In looking at our newswire coverage during the past several weeks, I noticed a trend. The urge to merge has hit CPA firms across the country. Whether it's about getting bigger to better compete, strengthening a niche, finding qualified staff, solving succession issues, expanding their geographic footprint, or a combination of any of the above factors, CPA firms of all sizes are joining forces.

We've reported on a half-dozen mergers since the start of December. The unions involve firms of varying sizes and geographies, but the bottom line is that all are aimed at better competing in the fast-changing environment in which firms are operating.

For example, Midwestern super-regional firm Virchow, Krause & Co. kicked off the New Year by expanding its Detroit area presence with the merger of Zalenko & Associates PC, a $6 million firm based in Southfield, Mich. VK picked up one office and 35 employees, including eight partners.

The deal, Virchow Krause's fourth since July 2004, is part of an "aggressive growth strategy" planned for the Detroit market, according to VK chief executive Tim Christen, who said that the firm's goal is to have more than 200 employees in Detroit by 2007.

Meanwhile, The Rehmann Group, based in Saginaw, Mich., which ranks among the 45 largest firms in the nation, also set its sights on expanding in Detroit. To that end, the firm added Perrin, Fordree & Co., a $5 million, 38-employee firm based in Troy, to its fold.

Another top-ranked regional firm, Horne LLP, bolstered its staff, expanded its Tennessee presence and strengthened its health care niche by merging in Jackson, Tenn.-based Crain & Co., a $2.5 million, 30-employee firm that also specializes in health care services. Horne executive partner Hugh Parker told WebCPA that the main driver in that deal was "the quality of the people."

For like-sized Reinsel & Co. LLP, a $10 million, 18-partner firm, and Kuntz Lesher LLP, an $8 million, 10-partner firm, getting bigger, finding staff and strengthening their local footprint were all factors in their decision to unite.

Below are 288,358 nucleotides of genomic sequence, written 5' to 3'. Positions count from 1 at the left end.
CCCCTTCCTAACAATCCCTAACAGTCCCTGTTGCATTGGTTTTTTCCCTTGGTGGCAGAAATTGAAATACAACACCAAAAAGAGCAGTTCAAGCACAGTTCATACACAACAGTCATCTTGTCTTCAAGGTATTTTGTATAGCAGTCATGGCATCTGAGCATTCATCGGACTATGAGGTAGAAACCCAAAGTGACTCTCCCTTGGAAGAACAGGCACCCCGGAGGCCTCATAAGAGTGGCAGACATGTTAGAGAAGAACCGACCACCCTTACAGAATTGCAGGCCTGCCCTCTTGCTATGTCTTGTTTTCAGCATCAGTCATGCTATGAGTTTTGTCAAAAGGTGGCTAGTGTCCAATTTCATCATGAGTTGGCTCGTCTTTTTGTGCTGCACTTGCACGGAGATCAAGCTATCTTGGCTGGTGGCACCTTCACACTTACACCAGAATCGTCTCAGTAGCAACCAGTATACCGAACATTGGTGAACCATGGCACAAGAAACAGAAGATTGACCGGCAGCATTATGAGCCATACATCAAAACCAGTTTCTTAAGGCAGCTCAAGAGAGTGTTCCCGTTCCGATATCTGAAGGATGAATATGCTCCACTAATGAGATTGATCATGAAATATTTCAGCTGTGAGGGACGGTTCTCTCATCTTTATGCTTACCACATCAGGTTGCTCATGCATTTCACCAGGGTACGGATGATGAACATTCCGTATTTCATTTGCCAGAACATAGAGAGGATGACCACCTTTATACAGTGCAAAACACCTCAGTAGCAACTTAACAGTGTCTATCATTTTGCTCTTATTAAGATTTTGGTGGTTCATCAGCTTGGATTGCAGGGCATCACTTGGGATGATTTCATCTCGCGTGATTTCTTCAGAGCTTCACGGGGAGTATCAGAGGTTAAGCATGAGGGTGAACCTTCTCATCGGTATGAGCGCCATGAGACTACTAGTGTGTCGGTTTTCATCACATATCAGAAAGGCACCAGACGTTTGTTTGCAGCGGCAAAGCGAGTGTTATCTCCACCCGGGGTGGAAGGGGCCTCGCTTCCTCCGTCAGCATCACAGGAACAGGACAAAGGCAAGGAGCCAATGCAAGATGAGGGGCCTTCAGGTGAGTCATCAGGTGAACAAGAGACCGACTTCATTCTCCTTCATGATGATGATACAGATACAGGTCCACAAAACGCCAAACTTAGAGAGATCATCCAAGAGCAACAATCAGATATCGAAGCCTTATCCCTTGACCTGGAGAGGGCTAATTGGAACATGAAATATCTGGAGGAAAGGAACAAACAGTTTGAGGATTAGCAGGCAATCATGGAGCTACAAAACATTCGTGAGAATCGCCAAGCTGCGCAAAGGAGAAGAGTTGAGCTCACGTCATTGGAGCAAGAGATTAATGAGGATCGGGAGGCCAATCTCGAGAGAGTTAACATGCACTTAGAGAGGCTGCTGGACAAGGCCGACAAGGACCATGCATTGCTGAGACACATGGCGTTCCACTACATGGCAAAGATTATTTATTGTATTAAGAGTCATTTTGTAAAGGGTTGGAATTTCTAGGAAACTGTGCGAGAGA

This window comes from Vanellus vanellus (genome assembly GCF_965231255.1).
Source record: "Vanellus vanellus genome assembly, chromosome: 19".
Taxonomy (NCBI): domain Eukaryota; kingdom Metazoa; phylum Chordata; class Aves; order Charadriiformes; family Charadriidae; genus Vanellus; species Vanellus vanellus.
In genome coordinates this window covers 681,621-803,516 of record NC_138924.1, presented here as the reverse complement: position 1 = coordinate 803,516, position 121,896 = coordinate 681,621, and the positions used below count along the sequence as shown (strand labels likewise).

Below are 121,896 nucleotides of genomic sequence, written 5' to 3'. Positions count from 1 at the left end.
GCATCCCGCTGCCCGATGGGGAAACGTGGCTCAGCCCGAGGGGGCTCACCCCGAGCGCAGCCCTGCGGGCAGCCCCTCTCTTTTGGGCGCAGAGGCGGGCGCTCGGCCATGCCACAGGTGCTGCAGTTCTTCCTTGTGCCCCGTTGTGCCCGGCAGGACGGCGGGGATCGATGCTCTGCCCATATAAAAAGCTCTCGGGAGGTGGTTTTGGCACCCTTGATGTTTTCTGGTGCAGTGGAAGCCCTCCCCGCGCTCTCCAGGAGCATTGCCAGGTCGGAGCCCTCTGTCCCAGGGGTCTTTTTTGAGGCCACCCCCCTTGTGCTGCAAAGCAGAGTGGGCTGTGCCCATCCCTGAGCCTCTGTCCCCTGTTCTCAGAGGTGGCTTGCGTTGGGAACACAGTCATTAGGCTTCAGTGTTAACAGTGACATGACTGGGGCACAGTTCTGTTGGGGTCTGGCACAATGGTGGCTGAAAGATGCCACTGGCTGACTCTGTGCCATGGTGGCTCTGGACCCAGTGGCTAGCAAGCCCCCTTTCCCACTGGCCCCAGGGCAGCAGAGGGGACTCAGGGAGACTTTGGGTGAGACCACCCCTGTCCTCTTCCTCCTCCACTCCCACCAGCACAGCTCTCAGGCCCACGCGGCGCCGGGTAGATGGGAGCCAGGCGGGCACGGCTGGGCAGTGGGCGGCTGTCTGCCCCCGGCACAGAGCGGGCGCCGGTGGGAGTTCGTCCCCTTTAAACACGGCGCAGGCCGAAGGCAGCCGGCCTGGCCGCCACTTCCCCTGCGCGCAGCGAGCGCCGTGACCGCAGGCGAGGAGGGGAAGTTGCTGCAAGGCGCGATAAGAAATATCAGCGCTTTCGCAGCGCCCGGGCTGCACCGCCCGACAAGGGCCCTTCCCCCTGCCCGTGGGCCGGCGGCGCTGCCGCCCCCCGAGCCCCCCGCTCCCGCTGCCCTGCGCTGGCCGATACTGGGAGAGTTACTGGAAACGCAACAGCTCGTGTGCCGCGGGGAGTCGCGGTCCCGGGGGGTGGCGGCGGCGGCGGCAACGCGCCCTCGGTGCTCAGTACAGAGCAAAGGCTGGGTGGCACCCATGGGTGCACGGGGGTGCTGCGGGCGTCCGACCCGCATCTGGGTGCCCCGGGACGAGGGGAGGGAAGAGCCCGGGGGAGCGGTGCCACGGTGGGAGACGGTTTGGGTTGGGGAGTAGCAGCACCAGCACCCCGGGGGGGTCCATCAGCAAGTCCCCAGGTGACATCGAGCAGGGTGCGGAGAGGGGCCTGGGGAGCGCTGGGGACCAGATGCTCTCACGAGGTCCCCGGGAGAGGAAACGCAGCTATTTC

The two Southeastern Pa.-based firms "were having a lot of the same frustrations," according to J. Andrew Weidman, who serves as chairman and CEO of the combined firm, Reinsel Kuntz Lesher LLP. As many large national firms were deciding that they wouldn't provide some services for certain clients or were conflicted out, Weidman said, "We didn't feel that we were getting a fair shake at those opportunities because we were a little too small."

The firms both primarily served closely held businesses and had clients in the construction, manufacturing, retail, wholesale, real estate, governmental and not-for-profit industries. Via their membership in the RSM McGladrey Network, they also had operational similarities that made merging easier. For example, they used the same audit methodologies and workpapers, and the same tax software.

Weidman said that the union will also help the firm recruit new talent: "There's a perception that a bigger firm has the ability to give better experience and more opportunity." He may be on to something -- the firm has already hired five new employees since merging on Jan. 1.

For Providence, R.I.-based Kahn, Litwin, Renza & Co., merging in Casten, Victor & Co. gave it entrée into Newport and strengthened KLR's not-for-profit and distribution niches. The move also expanded its services by bringing the firm expertise in hospitality and retail.

"This gives us a physical location in a market that we wanted to be in. Also, their industry niches help to expand our services. We can expand our service lines into their client base in Newport and grow our business here in Providence," said KLR managing director Alan Litwin.

For CPA Richard E. Thibodeau, a sole practitioner and founder of Thibodeau Financial Advisors LLC, administrative and succession issues were the driving forces that led him to look at merging his $500,000 fee-only planning practice into a larger CPA firm.

"I was starting to get concerned about the amount of time I was spending to administer and manage my practice. As a sole practitioner, I didn't have the infrastructure to support the growth of my business," said Thibodeau. He also realized that he didn't want to face another busy season on his own. Thibodeau, who got his start as a tax partner at Coopers & Lybrand, searched for a CPA firm that would be a good fit for his practice and found West Hartford, Conn.-based Filomeno & Co., an eight-partner CPA firm where he now serves as director of personal financial services.

"I had no interest in merging into a very large firm," said Thibodeau. "I wanted somewhere that I felt I could be a good-sized fish and have a sense of my own destiny, and also make a major contribution to organization. I also needed a firm that was well-managed to relieve me of my administrative burdens."

Thibodeau said that the change allows him to spend "hundreds less hours" on administrative duties and more time serving clients and developing and mentoring staff.

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